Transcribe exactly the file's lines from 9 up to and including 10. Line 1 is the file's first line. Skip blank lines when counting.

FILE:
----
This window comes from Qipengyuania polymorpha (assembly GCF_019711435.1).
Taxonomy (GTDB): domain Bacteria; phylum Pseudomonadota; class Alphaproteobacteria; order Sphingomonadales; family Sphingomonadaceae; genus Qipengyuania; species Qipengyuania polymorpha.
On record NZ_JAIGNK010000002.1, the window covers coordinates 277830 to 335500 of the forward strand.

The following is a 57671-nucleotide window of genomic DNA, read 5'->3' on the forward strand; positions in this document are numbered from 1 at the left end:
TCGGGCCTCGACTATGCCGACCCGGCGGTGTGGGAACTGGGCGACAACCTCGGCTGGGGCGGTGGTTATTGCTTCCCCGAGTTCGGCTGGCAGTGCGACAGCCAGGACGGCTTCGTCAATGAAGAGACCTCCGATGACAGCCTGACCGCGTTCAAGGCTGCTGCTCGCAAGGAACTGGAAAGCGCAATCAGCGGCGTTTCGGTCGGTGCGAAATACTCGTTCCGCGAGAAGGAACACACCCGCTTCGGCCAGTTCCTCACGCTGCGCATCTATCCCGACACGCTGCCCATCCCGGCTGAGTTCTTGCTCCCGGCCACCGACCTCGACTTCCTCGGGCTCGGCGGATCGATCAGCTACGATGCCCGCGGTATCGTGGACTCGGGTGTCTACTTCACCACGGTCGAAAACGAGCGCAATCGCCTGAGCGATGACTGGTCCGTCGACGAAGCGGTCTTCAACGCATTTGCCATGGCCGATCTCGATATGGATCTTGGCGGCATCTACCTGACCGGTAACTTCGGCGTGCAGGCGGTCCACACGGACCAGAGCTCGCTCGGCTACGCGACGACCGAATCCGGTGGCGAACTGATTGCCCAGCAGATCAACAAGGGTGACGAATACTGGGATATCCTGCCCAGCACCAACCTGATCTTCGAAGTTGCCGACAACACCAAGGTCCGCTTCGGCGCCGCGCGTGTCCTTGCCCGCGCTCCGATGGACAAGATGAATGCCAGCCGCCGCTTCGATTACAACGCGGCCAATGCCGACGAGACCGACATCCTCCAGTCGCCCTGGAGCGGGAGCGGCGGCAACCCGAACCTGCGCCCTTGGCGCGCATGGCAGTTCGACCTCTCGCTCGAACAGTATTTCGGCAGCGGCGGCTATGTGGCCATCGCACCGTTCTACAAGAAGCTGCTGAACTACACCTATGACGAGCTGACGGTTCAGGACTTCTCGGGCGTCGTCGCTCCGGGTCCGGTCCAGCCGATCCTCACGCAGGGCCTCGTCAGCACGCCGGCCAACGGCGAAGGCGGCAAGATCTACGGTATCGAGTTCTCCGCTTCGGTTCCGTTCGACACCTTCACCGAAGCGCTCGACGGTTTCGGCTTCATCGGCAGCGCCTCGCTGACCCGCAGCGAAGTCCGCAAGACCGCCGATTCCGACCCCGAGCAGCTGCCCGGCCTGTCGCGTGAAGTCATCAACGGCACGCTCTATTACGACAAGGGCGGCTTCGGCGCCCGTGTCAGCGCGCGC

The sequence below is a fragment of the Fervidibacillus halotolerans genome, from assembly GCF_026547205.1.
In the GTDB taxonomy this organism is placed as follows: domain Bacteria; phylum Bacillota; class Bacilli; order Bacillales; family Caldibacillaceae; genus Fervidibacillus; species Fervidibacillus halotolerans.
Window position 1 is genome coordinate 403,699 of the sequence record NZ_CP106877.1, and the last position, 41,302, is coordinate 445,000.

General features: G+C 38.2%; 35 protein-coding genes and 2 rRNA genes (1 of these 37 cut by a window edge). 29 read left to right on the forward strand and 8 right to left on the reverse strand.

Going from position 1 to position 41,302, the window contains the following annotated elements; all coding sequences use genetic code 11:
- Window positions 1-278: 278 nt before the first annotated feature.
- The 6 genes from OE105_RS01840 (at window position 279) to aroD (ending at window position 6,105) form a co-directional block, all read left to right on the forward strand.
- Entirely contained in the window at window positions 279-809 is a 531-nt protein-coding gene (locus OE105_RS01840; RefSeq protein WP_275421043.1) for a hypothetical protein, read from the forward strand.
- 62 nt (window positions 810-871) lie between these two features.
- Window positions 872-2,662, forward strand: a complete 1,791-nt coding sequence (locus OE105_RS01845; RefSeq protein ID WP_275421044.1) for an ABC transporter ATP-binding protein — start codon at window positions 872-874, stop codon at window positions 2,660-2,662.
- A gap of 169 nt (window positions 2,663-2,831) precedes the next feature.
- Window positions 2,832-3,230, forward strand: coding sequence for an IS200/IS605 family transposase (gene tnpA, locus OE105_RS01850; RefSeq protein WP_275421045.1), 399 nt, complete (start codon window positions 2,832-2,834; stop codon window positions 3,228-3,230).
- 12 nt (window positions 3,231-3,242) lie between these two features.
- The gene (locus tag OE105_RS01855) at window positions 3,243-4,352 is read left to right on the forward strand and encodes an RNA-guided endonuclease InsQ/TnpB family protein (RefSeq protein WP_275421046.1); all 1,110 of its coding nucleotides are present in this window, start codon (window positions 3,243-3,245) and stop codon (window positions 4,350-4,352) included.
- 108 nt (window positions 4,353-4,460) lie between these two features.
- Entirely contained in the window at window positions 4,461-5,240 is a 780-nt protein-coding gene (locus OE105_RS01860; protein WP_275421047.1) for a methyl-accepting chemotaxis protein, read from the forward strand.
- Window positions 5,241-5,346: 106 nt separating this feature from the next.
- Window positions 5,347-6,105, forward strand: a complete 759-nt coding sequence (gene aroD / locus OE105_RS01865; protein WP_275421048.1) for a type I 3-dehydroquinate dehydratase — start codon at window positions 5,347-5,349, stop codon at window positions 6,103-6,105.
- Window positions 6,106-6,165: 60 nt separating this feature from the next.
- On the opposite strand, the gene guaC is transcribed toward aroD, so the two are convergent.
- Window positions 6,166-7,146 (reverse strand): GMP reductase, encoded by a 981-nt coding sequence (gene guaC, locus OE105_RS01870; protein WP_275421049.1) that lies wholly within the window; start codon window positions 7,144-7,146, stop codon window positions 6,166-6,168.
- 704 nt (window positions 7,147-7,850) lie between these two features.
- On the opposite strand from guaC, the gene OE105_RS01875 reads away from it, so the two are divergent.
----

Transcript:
General features: G+C 38.2%; 35 protein-coding genes and 2 rRNA genes (1 of these 37 cut by a window edge). 29 read left to right on the forward strand and 8 right to left on the reverse strand.

Going from position 1 to position 41,302, the window contains the following annotated elements; all coding sequences use genetic code 11: